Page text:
In short–and I feel I’m trying to convince myself here, too–there’s really nothing wrong with destination repetition, provided you also continue to explore new locales.  After all, what’s so wrong with liking a certain place so much you want to go back and spend more time there?  I’ll certainly be returning again to all of the places named above, and I have plans for repeat visits to other cities as well (New Orleans, I’m looking at you!)

Do you travel to the same destination repeatedly, or do you always seek out new experiences?  If you do, where do you repeatedly visit?  And have you been able to find a balance between revisiting your beloved towns/cities/attractions and pushing beyond your comfort zone to try new things and visit new places?  

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  1. Becky

    I definitely like to re-visit travel destinations. I’m also a person who loves to re-read books. I do find it hard to find a good balance of visiting somewhere I’ve already been, and going somewhere new. I have four trips coming up in the next two years – two are repeats. I’m going to Disney again during the Flower and Garden festival, and I’m cruising to Bermuda, a place I visited but was only 12 at the time so it almost doesn’t count! And then Nashville and Las Vegas are new places I am excited to see!

    • elbodans

      I re-read books, too. I hadn’t thought of the correlation, but I see your point. You know what’s going to happen, but it is still enjoyable. A very, very good metaphor for revisiting a destination!

      I love Las Vegas–and I hope you do, too! Nashville is on my list too, but I’ve never been (despite the fact that my sister-in-law lived there for years–I’m a terrible family member!)

      When are you cruising to Bermuda? My husband and I are going in mid-June. I’m kind of excited to be going back because I loved it there so much. It will be interesting to see how I feel about it when I’m NOT solo. Ironically, I’m a little nervous about traveling non-solo this time! Ha!

      • Becky

        We are going the first week of September, on Norwegian. I’ll be looking forward to reading what you do and what you think about it to prepare for my trip! I hope you have a great time with your husband! I’ll be traveling with mine as well so a couple’s perspective will be useful for me!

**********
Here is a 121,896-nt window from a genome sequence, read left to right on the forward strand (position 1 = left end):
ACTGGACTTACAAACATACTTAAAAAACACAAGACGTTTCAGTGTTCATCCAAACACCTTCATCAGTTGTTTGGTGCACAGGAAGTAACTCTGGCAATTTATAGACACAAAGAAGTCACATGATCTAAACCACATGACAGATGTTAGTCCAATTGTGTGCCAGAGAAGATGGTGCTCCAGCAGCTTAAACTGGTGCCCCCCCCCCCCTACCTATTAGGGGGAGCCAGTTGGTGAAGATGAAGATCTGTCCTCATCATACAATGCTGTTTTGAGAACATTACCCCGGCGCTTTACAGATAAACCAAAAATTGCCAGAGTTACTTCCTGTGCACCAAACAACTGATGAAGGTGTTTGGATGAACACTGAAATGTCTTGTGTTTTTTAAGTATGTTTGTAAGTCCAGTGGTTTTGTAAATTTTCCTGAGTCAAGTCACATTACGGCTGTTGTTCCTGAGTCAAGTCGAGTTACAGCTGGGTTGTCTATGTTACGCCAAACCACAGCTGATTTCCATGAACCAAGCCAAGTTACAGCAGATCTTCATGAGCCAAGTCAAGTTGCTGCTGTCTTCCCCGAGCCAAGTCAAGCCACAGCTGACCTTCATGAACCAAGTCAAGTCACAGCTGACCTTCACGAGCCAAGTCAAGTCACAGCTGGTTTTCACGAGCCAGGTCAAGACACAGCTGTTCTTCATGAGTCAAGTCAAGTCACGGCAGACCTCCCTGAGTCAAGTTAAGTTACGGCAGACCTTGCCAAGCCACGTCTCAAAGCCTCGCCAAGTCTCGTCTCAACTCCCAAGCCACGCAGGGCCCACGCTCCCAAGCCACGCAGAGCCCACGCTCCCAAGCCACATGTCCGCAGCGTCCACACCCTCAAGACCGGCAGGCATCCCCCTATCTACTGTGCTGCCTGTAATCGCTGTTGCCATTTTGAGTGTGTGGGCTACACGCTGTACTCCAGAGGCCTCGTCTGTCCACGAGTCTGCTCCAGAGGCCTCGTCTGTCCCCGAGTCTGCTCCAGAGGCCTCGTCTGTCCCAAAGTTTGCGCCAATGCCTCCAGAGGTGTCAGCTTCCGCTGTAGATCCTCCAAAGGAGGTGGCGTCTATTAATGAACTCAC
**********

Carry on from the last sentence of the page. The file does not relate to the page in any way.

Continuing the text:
2. Toni

    YES! It IS like re-reading great books (by the way, I am re-reading the Anne books). We’ve been to London more than 40 times- and I am longing to return. Fom many of those trips we combined it with something new- a new day trip, a new second or third destination… but it was comforting to have London! There is still so much I want to do there that we haven’t touched on, and of course, I want to repeat some of my favorites. But there are places (and books), that I won’t repeat. Paris is one of them. I guess I just don’t “get” Paris- it wasn’t romantic to me, it was dirty and the people were rude and the food yucky, and … well I’d rather think about London that be ngative about Paris. Oh- and Hong Kong- have to get back there, and Sydney, and Salzburg, and Oslo, ………

    • elbodans

      You are very fortunate to have so many places to which you’d like to return. That means you’ve had many, many great trips! ;-)

      And thank you for agreeing with me on Paris. Though I WILL return. Promise.

      I’ve read the Anne books so many times it isn’t even funny. And I’ve watched the miniseries so many times I can recite entire scenes!

  3. I was just talking to someone in the grocery the other day who said they were headed to a beach destination and had been going there for 14 years. It wasn’t even a particularly nice beach destination! When I think they could have been to the Caribbean, Hawaii or Bermuda…why keep going back to the same place? There is value in repeating destinations, as you say – we are headed back to little Tybee Island this summer because we loved it last year. Nice to go back to the same restaurants, etc. But I certainly want to go to lots and lots of new places as well!!

    • elbodans

      Glad to hear that someone has found balance. We are having a great time in DC–again–but also spent a good deal of our evening talking about our next as-of-yet unplanned trip, which will be to a totally new destination. Variety is the spice of life, after all. But sometimes you just don’t want a really spicy dish (says the woman who just had a crazy awesome meal at a fabulous Indian restaurant!)

  4. Regina